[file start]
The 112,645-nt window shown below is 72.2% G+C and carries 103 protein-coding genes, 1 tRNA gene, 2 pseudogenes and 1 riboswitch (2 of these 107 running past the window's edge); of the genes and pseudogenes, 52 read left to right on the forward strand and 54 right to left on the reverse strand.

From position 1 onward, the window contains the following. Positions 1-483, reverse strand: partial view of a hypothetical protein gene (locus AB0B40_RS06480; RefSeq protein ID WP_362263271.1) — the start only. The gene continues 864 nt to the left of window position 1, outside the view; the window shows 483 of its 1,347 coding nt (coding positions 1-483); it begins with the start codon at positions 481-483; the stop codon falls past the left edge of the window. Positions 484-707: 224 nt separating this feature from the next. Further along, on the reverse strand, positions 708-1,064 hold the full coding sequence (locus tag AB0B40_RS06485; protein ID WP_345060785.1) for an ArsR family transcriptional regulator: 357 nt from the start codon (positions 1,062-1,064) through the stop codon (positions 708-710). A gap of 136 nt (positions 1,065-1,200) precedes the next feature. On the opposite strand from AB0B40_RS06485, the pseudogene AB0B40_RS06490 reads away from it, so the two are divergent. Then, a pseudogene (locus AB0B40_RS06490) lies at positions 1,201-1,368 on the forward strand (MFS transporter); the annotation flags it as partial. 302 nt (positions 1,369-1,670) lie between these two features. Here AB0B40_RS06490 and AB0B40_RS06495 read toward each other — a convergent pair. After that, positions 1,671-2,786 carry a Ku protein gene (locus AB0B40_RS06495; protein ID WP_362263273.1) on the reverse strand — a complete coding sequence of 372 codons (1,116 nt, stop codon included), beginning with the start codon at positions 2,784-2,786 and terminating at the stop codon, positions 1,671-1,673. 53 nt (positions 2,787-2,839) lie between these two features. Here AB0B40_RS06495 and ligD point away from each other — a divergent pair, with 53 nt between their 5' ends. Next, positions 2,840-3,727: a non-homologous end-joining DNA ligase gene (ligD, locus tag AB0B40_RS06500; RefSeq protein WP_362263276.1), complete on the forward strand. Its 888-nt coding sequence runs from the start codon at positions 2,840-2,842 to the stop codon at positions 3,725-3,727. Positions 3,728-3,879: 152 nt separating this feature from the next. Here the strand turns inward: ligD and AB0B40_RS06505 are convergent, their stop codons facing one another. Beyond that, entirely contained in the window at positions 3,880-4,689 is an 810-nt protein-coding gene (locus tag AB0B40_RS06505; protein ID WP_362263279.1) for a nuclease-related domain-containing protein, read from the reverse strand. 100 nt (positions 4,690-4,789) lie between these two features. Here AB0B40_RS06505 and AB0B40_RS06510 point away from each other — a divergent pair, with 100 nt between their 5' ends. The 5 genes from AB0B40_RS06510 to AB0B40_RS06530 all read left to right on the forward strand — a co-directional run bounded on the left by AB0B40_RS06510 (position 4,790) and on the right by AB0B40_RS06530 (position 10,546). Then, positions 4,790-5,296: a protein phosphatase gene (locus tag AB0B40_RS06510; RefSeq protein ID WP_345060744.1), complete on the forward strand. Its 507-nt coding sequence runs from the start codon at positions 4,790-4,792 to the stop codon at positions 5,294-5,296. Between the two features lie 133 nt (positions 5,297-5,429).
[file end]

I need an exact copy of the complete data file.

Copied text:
The 112,645-nt window shown below is 72.2% G+C and carries 103 protein-coding genes, 1 tRNA gene, 2 pseudogenes and 1 riboswitch (2 of these 107 running past the window's edge); of the genes and pseudogenes, 52 read left to right on the forward strand and 54 right to left on the reverse strand.

From position 1 onward, the window contains the following. Positions 1-483, reverse strand: partial view of a hypothetical protein gene (locus AB0B40_RS06480; RefSeq protein ID WP_362263271.1) — the start only. The gene continues 864 nt to the left of window position 1, outside the view; the window shows 483 of its 1,347 coding nt (coding positions 1-483); it begins with the start codon at positions 481-483; the stop codon falls past the left edge of the window. Positions 484-707: 224 nt separating this feature from the next. Further along, on the reverse strand, positions 708-1,064 hold the full coding sequence (locus tag AB0B40_RS06485; protein ID WP_345060785.1) for an ArsR family transcriptional regulator: 357 nt from the start codon (positions 1,062-1,064) through the stop codon (positions 708-710). A gap of 136 nt (positions 1,065-1,200) precedes the next feature. On the opposite strand from AB0B40_RS06485, the pseudogene AB0B40_RS06490 reads away from it, so the two are divergent. Then, a pseudogene (locus AB0B40_RS06490) lies at positions 1,201-1,368 on the forward strand (MFS transporter); the annotation flags it as partial. 302 nt (positions 1,369-1,670) lie between these two features. Here AB0B40_RS06490 and AB0B40_RS06495 read toward each other — a convergent pair. After that, positions 1,671-2,786 carry a Ku protein gene (locus AB0B40_RS06495; protein ID WP_362263273.1) on the reverse strand — a complete coding sequence of 372 codons (1,116 nt, stop codon included), beginning with the start codon at positions 2,784-2,786 and terminating at the stop codon, positions 1,671-1,673. 53 nt (positions 2,787-2,839) lie between these two features. Here AB0B40_RS06495 and ligD point away from each other — a divergent pair, with 53 nt between their 5' ends. Next, positions 2,840-3,727: a non-homologous end-joining DNA ligase gene (ligD, locus tag AB0B40_RS06500; RefSeq protein WP_362263276.1), complete on the forward strand. Its 888-nt coding sequence runs from the start codon at positions 2,840-2,842 to the stop codon at positions 3,725-3,727. Positions 3,728-3,879: 152 nt separating this feature from the next. Here the strand turns inward: ligD and AB0B40_RS06505 are convergent, their stop codons facing one another. Beyond that, entirely contained in the window at positions 3,880-4,689 is an 810-nt protein-coding gene (locus tag AB0B40_RS06505; protein ID WP_362263279.1) for a nuclease-related domain-containing protein, read from the reverse strand. 100 nt (positions 4,690-4,789) lie between these two features. Here AB0B40_RS06505 and AB0B40_RS06510 point away from each other — a divergent pair, with 100 nt between their 5' ends. The 5 genes from AB0B40_RS06510 to AB0B40_RS06530 all read left to right on the forward strand — a co-directional run bounded on the left by AB0B40_RS06510 (position 4,790) and on the right by AB0B40_RS06530 (position 10,546). Then, positions 4,790-5,296: a protein phosphatase gene (locus tag AB0B40_RS06510; RefSeq protein ID WP_345060744.1), complete on the forward strand. Its 507-nt coding sequence runs from the start codon at positions 4,790-4,792 to the stop codon at positions 5,294-5,296. Between the two features lie 133 nt (positions 5,297-5,429).